This is the first installment of tutorials designed to get you using your Intel® Galileo Board.
After completing this lesson, you will:
- Understand the basic structure of Arduino* programs.
- Write code in proper syntax.
- Get an overview of the Arduino user interface.
- Engage in your first set challenges.
|Caution || |
Always plug in the power supply before connecting the micro USB cable to your computer. Connecting the micro USB cable by itself can damage your board. Once you plug in the power supply, a green LED labeled ON (located the bottom left of the board) turns on. After a few seconds, a second LED labeled USB Client (above the USB connector) turns on indicating it's ready to use.
Features of the Intel® Galileo Board
The Intel Galileo Board is the first Arduino board based on Intel architecture. The headers (what you connect jumper cables to on the board) are based off the Arduino 1.0 pinout model that's found on the Arduino Uno R3 boards. This provides the ability to use compatible shields (modules that you can plug into headers), allowing you to extend the functionality of the board. Like the Uno, it has 14 digital I/O pins, 6 analog inputs, a serial port, and an ICSP header for serial programming.
The board features an Intel® Quark SoC X1000 Application Processor, designed for the Internet of Things. It's smaller and more power efficient than the Intel Atom® Processor, making it great for small, low-powered projects.
On the top portion of the board, right next to what looks like an audio jack labeled UART, there is a 100 Mb Ethernet port that allows the Intel Galileo to connect to wired networks. Once your board is connected to the Internet, anything is possible.
The Intel Galileo is the first Arduino Certified board that provides a mini PCI Express (mPCIe) slot. This allows you to connect standard mPCIe modules like Wi-Fi, Bluetooth, and SIM card adapters for cell phones.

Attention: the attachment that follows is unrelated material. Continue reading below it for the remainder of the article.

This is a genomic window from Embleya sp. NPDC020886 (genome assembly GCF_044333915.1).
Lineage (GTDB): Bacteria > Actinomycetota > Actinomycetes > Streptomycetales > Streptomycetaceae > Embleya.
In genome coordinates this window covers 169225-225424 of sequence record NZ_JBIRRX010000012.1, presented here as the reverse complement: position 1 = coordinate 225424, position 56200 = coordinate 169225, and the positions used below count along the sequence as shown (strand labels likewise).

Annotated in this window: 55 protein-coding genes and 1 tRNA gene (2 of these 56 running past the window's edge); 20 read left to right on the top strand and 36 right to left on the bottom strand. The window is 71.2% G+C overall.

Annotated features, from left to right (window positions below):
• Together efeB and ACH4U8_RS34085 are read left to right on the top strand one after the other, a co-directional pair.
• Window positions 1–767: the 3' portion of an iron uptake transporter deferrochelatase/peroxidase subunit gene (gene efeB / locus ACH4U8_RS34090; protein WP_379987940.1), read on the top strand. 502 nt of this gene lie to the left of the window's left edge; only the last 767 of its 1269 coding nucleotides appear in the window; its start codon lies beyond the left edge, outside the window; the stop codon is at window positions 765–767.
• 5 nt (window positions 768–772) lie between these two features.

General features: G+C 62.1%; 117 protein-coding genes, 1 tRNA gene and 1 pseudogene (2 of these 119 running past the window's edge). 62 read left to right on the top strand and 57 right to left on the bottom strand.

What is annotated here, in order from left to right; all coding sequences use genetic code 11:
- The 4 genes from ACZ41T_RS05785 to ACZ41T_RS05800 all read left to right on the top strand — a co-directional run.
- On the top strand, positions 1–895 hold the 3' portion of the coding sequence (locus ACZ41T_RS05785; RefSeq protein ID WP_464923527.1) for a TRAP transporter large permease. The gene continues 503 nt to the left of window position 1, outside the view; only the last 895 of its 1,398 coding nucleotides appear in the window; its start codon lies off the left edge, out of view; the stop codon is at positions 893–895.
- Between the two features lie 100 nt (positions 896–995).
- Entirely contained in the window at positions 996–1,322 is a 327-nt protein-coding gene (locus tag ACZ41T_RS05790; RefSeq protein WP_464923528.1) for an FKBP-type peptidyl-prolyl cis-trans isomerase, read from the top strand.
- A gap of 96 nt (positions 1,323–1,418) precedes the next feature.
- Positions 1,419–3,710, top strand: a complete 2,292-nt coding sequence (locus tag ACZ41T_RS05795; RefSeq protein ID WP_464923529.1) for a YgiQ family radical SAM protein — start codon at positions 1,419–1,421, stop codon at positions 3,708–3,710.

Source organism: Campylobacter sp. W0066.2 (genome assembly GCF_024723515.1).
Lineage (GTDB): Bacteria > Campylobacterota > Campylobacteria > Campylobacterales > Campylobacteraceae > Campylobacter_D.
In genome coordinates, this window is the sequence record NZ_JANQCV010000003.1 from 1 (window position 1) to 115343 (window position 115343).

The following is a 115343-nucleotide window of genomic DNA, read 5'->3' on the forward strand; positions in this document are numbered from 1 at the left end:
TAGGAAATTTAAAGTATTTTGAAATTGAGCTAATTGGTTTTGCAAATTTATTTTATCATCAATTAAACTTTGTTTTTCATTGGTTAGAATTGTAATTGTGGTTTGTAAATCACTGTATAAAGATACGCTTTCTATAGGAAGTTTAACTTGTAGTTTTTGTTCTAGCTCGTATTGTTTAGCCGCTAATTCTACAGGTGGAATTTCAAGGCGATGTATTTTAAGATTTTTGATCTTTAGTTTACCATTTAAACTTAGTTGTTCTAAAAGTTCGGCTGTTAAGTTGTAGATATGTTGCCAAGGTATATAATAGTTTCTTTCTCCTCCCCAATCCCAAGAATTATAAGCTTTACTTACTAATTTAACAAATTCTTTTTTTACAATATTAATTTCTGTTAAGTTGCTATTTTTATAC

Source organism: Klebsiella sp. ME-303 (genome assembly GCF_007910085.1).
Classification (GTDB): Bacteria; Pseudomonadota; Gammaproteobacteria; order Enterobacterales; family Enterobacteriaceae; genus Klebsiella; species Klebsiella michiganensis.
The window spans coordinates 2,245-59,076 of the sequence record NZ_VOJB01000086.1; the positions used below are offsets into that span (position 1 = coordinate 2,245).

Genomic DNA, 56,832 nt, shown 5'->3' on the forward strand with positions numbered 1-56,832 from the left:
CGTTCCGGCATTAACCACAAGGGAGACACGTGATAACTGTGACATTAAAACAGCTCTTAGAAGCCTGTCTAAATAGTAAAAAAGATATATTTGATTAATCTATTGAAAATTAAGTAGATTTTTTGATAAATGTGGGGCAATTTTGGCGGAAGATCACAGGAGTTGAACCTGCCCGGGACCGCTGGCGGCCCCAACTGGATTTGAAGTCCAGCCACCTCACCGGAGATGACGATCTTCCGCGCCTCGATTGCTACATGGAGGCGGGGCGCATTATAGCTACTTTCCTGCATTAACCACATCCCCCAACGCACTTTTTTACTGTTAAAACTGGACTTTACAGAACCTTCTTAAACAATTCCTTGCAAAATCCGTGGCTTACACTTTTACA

Real Time Clock (RTC)
Synchronize data between modules using the boards-integrated Real Time Clock. Using the Arduino Time Library, you can add timekeeping functionality to your program. Wireless projects can synchronize in real time using the Network Time Protocol (NTP) and Global Positioning System (GPS) time data.
To preserve time between system resets, add a coin cell battery to your Intel Galileo Board.
Use the optional onboard micro SD card reader that is accessible through the Secure Digital (SD) Library. Unlike other Arduinos, the Intel Galileo does not save sketches (programs) between power on/off states of the board without an SD card. Using a micro SD card, you can store up to 32 GB of data!
Using the Linux image for the Intel Galileo, you can access serial ports, Wi-Fi, and board pins using programming languages like Advanced Linux Sound Architecture (ALSA), Video4Linux (V4L2), Python, Secure Shell (SSH), Node.js, and OpenCV. Using these extra features provided by Linux requires a micro SD card. Take advantage of the Intel Quark processing power and create something amazing.